First Security Federal Savings Bank, a thrift catering to recent Eastern European immigrants, is planning to convert from a mutual institution to a stock company this fall.

The $260 million-asset savings bank, which operates two Chicago-area branches as well as a thrift in Philadelphia, planned the conversion to protect its federal status in the midst of the congressional debate over the federal thrift charter's future.

Officials weren't certain they could remain mutual under a new federal charter, but also "we cannot revert to a state charter because of our commitment in Pennsylvania," said Julian E. Kulas, president and chief executive officer at First Security Federal.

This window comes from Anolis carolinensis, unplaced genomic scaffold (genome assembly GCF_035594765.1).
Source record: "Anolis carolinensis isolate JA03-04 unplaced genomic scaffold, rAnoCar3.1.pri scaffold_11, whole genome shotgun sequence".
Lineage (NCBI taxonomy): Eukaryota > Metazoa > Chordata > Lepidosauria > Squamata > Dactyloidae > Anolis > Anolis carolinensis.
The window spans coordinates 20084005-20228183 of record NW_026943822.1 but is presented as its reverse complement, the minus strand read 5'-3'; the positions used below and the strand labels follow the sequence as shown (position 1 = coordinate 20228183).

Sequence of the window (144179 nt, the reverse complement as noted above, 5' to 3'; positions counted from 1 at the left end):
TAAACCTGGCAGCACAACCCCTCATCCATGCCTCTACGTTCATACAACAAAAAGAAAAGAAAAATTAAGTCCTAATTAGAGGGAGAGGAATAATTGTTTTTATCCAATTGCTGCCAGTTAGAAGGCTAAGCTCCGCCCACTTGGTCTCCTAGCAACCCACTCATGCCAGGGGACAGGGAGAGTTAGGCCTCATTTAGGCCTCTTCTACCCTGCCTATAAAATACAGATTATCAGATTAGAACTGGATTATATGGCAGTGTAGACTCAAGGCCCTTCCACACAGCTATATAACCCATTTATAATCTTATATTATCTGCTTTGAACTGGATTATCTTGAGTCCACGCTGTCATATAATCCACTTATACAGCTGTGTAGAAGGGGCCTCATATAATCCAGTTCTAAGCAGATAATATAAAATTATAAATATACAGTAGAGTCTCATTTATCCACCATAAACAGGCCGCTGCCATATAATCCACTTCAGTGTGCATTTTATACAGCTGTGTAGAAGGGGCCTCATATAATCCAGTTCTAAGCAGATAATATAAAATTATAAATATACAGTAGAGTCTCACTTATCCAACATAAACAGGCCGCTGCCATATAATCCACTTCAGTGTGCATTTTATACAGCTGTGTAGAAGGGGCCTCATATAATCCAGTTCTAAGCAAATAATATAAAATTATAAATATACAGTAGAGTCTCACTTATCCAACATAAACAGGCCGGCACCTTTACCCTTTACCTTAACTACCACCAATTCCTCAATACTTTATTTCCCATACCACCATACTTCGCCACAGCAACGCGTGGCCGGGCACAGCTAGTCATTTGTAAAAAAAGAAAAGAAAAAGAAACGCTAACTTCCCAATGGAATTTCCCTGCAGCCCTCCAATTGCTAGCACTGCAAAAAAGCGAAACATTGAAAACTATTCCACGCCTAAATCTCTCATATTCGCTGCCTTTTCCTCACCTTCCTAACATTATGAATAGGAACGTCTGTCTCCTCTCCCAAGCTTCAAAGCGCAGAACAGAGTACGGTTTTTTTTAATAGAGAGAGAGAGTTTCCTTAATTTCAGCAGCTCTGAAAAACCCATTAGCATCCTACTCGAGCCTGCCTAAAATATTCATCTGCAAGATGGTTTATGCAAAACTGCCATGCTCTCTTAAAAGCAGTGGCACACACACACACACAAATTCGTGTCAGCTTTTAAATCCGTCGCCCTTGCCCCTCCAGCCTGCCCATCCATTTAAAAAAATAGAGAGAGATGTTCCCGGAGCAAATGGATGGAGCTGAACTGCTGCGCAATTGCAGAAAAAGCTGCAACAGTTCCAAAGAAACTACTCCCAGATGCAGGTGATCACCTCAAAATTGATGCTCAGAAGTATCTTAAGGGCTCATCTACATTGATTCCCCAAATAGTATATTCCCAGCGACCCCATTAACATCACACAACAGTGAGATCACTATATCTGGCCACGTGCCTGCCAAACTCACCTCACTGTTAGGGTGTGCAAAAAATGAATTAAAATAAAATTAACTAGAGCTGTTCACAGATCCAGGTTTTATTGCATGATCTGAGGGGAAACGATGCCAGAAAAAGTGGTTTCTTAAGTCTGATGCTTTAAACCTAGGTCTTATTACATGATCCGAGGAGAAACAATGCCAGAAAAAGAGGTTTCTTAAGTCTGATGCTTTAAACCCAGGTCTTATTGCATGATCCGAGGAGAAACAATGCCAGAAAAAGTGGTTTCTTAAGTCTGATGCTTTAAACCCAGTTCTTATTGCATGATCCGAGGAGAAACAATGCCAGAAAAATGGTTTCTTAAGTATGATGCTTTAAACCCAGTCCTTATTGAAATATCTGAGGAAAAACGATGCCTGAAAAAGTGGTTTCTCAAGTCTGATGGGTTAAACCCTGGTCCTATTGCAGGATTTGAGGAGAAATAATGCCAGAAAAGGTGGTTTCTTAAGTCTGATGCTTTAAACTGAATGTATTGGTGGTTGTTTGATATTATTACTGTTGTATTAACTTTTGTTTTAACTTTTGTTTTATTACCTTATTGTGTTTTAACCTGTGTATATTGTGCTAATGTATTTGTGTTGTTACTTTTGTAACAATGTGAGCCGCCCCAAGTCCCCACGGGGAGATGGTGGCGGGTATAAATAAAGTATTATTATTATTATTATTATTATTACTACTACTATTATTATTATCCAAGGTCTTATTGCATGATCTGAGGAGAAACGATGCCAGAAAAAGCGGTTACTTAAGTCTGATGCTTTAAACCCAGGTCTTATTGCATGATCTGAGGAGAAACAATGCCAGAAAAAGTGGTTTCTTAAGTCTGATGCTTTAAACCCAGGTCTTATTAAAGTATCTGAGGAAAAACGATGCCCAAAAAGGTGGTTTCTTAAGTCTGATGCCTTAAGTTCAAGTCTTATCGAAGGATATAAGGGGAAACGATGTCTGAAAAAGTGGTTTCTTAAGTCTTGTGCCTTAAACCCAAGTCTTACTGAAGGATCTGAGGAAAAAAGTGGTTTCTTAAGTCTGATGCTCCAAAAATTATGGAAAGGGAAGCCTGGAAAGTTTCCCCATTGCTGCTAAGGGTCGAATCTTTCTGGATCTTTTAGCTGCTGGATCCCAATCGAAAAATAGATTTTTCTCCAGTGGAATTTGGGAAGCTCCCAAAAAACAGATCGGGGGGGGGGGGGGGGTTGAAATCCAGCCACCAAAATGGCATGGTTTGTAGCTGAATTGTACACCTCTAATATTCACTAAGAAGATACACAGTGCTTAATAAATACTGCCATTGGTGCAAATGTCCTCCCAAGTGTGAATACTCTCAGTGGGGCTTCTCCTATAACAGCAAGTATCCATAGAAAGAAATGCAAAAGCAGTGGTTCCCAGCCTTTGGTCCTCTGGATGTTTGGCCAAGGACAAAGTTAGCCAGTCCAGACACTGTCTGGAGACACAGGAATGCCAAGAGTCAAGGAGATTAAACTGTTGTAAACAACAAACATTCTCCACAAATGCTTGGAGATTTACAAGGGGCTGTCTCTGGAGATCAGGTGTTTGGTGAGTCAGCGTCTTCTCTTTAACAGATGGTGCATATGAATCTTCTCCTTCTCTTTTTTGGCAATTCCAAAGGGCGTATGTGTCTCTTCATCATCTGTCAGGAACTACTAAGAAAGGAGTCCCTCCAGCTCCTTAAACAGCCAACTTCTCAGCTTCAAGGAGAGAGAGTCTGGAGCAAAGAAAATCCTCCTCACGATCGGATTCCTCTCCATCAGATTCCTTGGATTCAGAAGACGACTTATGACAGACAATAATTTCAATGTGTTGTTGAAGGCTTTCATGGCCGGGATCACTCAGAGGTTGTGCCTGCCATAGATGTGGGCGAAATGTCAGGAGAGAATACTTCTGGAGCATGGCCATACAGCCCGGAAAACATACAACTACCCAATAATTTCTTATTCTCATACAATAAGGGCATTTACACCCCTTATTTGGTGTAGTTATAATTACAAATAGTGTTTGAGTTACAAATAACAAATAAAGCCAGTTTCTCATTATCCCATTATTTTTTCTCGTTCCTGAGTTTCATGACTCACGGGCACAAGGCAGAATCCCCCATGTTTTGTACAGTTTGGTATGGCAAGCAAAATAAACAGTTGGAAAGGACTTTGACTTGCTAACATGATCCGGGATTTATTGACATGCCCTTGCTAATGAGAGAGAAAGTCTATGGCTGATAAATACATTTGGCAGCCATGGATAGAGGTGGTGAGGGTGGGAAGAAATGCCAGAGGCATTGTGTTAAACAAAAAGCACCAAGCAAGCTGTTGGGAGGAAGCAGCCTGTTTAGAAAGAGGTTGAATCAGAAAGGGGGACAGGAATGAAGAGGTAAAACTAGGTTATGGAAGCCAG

The stock conversion would also give First Security Federal enough capital to expand its operations. Mr. Kulas said there may be opportunities in Eastern European neighborhoods in Chicago and other cities.

"We cater to new immigrants, and there have been more arriving in the last few years since the breakup of the Soviet Union," he said.

First Security Federal would also use the new capital to update its technology. The stock conversion is to be completed in October, pending regulatory and depositor approval.

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